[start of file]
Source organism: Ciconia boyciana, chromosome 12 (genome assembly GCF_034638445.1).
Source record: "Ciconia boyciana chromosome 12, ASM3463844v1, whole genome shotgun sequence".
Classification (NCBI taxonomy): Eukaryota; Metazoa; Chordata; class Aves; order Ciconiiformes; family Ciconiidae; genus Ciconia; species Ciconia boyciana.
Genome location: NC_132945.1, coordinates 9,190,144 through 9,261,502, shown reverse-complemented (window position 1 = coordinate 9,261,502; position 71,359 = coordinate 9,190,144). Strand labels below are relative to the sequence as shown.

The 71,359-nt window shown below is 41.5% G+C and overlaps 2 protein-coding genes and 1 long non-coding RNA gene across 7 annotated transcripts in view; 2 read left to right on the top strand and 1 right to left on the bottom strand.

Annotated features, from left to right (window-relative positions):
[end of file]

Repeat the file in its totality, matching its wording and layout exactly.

Source organism: Ciconia boyciana, chromosome 12 (genome assembly GCF_034638445.1).
Source record: "Ciconia boyciana chromosome 12, ASM3463844v1, whole genome shotgun sequence".
Classification (NCBI taxonomy): Eukaryota; Metazoa; Chordata; class Aves; order Ciconiiformes; family Ciconiidae; genus Ciconia; species Ciconia boyciana.
Genome location: NC_132945.1, coordinates 9,190,144 through 9,261,502, shown reverse-complemented (window position 1 = coordinate 9,261,502; position 71,359 = coordinate 9,190,144). Strand labels below are relative to the sequence as shown.

The 71,359-nt window shown below is 41.5% G+C and overlaps 2 protein-coding genes and 1 long non-coding RNA gene across 7 annotated transcripts in view; 2 read left to right on the top strand and 1 right to left on the bottom strand.

Annotated features, from left to right (window-relative positions):